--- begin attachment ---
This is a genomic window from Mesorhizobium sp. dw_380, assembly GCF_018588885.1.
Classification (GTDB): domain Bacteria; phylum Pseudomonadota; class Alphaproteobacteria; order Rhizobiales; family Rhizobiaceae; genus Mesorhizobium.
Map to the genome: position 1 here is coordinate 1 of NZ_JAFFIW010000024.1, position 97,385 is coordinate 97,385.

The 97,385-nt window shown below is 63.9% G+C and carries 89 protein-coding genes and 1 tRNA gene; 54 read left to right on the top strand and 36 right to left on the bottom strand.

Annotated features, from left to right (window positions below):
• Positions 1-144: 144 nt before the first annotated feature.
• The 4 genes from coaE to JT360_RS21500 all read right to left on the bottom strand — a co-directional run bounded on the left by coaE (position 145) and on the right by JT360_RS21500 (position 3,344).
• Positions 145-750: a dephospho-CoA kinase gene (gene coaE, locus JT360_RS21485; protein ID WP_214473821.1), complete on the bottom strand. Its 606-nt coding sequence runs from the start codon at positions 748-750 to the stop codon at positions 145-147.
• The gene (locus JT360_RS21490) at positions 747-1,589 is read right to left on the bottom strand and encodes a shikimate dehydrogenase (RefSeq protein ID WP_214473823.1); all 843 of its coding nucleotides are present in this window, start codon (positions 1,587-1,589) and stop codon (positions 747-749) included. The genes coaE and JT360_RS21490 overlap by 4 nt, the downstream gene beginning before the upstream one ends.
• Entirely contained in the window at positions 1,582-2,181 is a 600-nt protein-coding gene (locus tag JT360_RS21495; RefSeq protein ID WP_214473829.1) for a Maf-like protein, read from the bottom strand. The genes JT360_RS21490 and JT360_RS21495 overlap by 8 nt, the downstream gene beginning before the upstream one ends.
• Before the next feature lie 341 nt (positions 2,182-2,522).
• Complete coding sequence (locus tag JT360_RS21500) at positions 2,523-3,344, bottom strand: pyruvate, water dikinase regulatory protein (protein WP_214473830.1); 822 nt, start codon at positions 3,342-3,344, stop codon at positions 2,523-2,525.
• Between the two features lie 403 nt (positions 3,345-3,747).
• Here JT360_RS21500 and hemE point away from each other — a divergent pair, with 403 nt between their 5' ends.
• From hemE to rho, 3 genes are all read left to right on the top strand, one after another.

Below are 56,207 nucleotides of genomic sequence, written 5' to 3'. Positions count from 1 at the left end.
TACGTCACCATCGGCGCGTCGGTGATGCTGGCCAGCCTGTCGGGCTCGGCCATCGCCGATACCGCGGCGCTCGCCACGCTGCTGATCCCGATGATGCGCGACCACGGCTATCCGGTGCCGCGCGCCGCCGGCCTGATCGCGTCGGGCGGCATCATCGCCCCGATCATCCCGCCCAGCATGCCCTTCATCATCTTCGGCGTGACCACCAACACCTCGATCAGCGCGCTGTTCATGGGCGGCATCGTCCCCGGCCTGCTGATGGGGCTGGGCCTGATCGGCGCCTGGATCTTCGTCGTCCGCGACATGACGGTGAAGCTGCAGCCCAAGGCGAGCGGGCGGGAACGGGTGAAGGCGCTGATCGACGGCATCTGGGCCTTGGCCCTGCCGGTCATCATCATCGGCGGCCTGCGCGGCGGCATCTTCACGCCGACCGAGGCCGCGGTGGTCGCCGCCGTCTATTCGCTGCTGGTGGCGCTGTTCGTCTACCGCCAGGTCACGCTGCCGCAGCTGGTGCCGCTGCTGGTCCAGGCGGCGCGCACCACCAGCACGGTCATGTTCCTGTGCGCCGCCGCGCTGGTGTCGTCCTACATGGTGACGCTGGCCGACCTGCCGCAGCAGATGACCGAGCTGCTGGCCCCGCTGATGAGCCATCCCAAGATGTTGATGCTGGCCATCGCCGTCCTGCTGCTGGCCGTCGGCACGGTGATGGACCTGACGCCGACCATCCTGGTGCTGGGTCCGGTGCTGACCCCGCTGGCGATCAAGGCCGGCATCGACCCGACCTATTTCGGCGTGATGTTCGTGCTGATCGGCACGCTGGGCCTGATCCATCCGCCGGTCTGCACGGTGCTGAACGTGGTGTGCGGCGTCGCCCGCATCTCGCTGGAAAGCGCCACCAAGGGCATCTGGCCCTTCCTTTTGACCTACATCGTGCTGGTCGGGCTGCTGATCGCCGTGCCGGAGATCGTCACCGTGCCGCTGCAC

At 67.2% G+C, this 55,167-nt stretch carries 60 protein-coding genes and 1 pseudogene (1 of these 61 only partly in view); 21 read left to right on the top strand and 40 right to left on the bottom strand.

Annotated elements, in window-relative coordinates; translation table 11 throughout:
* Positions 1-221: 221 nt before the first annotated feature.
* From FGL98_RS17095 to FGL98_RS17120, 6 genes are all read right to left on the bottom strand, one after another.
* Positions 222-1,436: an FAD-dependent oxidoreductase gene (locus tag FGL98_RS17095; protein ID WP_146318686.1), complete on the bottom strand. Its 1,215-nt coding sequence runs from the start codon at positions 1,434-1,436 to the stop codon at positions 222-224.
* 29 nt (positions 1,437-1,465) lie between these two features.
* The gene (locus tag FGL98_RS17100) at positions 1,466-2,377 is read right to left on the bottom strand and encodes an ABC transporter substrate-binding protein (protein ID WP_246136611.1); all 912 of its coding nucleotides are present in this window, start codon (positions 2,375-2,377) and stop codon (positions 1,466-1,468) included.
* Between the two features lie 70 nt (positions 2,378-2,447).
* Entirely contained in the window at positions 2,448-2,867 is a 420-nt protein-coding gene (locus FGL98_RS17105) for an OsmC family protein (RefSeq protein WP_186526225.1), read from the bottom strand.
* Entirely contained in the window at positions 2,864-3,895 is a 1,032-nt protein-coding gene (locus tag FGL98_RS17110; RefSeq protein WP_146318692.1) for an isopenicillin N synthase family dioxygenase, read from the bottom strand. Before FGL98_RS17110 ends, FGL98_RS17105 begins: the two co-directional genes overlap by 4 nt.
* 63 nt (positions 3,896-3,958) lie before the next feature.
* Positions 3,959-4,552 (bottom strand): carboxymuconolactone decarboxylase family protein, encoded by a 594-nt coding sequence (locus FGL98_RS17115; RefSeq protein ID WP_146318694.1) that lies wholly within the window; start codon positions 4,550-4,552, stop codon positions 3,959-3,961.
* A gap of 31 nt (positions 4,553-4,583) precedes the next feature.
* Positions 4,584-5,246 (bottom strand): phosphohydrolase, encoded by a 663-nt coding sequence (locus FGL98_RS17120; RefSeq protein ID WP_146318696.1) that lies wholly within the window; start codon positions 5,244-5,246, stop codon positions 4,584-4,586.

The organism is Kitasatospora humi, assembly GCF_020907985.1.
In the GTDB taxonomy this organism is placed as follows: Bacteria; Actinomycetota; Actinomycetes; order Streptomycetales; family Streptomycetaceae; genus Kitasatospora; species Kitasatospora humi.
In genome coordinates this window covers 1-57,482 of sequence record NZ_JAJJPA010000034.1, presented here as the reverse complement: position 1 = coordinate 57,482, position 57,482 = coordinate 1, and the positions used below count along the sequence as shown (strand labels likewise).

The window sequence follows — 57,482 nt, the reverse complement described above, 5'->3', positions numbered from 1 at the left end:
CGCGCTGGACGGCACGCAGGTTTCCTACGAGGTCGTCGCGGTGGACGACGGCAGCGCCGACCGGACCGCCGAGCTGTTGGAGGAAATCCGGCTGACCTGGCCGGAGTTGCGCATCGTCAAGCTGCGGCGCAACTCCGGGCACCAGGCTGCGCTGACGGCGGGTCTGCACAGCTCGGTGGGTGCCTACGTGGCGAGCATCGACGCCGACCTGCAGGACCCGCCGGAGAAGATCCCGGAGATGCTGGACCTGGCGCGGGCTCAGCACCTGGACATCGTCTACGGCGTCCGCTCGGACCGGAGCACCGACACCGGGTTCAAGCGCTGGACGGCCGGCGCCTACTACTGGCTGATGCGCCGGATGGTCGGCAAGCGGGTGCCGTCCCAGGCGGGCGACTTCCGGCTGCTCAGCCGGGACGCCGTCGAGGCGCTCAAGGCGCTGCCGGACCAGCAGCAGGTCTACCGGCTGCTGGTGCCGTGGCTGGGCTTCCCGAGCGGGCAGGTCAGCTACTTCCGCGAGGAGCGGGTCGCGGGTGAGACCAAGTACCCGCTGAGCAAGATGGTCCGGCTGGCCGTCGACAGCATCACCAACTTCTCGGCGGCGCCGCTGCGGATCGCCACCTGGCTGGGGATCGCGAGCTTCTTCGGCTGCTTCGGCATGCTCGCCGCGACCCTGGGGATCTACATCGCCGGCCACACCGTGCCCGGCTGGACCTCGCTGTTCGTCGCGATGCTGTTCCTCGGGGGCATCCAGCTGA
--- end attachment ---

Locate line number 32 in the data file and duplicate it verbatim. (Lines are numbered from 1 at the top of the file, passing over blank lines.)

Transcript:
The organism is Kitasatospora humi, assembly GCF_020907985.1.